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Best Undergraduate School for a Physics Major

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  • Thread starter SkoolDaze
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Main Question or Discussion Point

Hello everyone!

Our son wants to pursue physics as a major (eventually getting a Ph.D.) and wants to ultimately become a research physicist. He has narrowed down the schools that he has been accepted to Rensselaer Polytechnic Institute, Case Western Reserve, and the University of Rochester. We have seen ratings for graduate school physics programs, but there really isn't much out there on the undergraduate level.

We would welcome the thoughts and opinions of the people in this forum as to what they think is the best of his three choices. We recognize that he probably can't go wrong in any one of these, but he'll be the first scientist in the family, and we want him to both enjoy his college experience and succeed.

Thanks in advance!
 

Answers and Replies

In my opinion, the undergraduate school you go to is not of much importance compared to which graduate school you will attend after.

But here are some observations about undergraduate schools:

1) The bigger the university, the less they care about YOU.
2) The bigger the university, the harder the competition is for scholarships etc.
3) At the bigger universities there will be tons of people better than you at everything, so it is that much more difficult to shine and get opportunities.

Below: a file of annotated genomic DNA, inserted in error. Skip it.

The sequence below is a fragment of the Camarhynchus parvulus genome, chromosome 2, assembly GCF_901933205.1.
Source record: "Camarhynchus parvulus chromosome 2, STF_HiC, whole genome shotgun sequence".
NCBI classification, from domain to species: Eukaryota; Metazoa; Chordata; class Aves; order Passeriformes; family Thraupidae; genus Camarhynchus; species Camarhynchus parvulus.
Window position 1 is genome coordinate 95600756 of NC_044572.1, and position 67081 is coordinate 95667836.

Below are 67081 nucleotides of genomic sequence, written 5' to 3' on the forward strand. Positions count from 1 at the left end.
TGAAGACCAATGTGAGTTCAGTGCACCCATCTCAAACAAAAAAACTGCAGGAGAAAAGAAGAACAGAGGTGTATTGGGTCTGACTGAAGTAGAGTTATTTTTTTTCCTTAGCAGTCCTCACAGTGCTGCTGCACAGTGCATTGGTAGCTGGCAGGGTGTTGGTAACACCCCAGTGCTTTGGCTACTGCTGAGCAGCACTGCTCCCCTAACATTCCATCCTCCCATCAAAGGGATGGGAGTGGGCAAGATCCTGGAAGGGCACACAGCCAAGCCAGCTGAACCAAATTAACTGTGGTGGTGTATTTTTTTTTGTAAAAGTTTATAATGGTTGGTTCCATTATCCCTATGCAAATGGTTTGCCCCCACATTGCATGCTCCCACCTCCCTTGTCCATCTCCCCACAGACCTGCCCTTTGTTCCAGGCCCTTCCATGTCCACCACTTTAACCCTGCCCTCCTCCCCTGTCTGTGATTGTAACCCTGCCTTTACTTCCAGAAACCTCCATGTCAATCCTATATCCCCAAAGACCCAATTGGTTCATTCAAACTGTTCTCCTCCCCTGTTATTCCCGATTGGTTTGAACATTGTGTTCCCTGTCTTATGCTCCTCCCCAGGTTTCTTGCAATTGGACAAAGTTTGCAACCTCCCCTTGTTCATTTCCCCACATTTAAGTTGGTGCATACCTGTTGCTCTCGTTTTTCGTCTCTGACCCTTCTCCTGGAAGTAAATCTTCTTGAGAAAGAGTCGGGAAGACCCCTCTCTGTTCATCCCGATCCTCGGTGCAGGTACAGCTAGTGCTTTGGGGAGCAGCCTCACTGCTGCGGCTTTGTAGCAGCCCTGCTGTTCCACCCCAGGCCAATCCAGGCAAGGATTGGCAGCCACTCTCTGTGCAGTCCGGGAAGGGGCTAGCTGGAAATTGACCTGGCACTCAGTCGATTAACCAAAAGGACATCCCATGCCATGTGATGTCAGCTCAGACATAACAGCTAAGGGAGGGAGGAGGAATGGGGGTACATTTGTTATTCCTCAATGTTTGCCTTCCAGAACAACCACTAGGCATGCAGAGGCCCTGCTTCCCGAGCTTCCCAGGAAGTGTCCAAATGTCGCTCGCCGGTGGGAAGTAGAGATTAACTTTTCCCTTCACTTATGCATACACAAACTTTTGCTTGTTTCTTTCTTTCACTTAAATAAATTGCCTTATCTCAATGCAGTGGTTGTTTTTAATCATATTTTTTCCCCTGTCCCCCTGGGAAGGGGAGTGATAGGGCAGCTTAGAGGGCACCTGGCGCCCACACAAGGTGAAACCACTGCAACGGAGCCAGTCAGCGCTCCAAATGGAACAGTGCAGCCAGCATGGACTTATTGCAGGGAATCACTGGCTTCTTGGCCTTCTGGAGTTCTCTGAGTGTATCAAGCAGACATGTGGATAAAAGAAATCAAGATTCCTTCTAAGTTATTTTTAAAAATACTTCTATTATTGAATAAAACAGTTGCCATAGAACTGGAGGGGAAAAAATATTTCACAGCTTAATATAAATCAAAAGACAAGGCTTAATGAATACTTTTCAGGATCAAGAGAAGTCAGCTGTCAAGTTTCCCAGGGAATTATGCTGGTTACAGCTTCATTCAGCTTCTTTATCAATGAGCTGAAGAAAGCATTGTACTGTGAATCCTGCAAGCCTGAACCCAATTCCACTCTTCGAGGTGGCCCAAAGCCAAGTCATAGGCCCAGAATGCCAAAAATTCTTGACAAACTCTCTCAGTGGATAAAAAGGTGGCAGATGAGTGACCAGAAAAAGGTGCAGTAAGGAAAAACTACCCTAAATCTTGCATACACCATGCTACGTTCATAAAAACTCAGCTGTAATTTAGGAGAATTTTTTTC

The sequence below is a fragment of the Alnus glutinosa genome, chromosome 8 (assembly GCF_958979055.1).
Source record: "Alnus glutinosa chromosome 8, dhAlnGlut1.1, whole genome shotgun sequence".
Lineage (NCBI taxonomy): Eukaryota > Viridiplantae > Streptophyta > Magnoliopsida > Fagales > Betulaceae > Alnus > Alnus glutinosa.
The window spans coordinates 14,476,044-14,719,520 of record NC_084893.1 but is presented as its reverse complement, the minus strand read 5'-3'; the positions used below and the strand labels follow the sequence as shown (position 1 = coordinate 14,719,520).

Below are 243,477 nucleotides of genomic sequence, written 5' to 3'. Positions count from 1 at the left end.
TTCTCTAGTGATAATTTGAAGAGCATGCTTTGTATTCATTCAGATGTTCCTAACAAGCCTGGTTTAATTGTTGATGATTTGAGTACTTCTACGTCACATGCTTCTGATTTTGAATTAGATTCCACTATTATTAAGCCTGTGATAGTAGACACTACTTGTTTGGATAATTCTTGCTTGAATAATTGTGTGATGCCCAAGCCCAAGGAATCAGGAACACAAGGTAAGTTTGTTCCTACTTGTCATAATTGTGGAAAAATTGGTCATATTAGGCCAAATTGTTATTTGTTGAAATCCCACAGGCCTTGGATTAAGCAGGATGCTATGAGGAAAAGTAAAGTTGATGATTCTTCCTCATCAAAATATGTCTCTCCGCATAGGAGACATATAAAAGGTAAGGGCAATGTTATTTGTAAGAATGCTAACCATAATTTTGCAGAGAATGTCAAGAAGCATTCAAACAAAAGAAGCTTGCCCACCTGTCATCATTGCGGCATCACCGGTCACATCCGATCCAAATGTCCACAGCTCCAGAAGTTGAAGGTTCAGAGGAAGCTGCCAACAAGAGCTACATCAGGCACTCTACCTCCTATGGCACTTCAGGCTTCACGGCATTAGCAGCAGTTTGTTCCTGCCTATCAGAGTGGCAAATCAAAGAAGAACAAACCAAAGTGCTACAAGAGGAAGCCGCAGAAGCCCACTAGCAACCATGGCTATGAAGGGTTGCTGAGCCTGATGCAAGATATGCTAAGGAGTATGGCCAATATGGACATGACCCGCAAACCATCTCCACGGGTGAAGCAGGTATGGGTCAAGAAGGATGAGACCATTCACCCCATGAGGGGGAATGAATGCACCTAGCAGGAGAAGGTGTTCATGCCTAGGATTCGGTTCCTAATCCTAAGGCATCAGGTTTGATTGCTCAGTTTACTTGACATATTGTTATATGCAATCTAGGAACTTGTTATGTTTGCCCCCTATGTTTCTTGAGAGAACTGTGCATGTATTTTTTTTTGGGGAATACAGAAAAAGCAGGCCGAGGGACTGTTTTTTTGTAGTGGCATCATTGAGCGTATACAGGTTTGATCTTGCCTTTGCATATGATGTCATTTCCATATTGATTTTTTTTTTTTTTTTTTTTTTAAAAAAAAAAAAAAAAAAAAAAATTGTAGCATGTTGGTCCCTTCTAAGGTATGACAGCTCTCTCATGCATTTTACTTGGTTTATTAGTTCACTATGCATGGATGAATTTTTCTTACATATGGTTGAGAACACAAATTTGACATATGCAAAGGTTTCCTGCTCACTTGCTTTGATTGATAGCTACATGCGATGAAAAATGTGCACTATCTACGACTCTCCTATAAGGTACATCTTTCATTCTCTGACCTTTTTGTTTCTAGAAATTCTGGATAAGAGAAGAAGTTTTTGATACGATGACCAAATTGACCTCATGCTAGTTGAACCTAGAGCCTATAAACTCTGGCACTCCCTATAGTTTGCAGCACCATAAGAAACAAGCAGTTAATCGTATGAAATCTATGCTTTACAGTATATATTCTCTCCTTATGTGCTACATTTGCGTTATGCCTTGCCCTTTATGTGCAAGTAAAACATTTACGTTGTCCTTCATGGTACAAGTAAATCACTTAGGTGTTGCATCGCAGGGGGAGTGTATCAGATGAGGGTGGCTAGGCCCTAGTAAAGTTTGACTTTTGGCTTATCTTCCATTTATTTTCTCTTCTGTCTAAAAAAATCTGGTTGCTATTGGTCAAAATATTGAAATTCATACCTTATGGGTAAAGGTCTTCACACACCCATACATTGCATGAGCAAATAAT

4) Every university has good and bad professors.

2) and 3) are pretty much the same
 
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2) The bigger the university, the harder the competition is for scholarships etc.
3) At the bigger universities there will be tons of people better than you at everything, so it is that much more difficult to shine and get opportunities.
I disagree with these two. As far as 2 is concerned, the competition isn't necessarily harder. There's more people applying for scholarship, that's true, but there may also be more funding available. As for 3, again, it's true that there will be lots of people better than you, but that doesn't mean it's going to be more difficult to stand out and get opportunities. If the school is bigger there are usually a lot more opportunities, and as far as standing out, I don't think it's harder to be top 6 in a class of 300 than the best in a class of 50. It might be, but then again there's a greater margin for error compared to a place where you have to be first, and second place isn't acceptable.
 
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URoch Physics undergrad here; I don't know if I have anything worth saying regarding a decision since my knowledge of the other two schools is limited, but if you have specific questions, I'll answer to the best of my ability.
 

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